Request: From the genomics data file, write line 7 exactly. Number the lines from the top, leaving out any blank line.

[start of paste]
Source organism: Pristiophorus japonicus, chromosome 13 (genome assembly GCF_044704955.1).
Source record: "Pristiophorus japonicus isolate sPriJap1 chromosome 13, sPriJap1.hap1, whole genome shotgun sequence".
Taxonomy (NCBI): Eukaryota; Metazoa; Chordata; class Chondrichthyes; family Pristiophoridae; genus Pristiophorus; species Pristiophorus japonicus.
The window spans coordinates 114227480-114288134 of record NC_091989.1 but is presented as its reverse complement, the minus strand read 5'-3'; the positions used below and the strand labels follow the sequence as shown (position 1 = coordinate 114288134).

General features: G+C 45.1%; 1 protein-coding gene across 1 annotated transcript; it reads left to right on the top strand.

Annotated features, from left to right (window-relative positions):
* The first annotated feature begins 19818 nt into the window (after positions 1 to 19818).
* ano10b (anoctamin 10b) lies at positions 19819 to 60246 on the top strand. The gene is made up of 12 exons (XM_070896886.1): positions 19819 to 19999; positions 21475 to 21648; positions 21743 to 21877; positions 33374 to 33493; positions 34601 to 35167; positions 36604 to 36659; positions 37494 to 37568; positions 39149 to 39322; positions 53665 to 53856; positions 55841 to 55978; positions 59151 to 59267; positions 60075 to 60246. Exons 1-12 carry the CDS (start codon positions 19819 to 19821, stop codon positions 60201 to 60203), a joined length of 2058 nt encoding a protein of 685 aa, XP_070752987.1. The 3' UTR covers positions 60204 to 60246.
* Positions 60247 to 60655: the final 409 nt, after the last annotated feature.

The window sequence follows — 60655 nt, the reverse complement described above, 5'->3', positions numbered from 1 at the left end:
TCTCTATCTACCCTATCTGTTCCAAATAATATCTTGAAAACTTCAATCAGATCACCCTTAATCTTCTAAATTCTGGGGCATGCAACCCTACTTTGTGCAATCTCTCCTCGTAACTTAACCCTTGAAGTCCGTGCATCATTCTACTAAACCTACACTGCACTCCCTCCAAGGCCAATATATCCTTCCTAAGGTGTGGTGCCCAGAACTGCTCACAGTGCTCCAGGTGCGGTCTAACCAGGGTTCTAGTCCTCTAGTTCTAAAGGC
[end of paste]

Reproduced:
* The first annotated feature begins 19818 nt into the window (after positions 1 to 19818).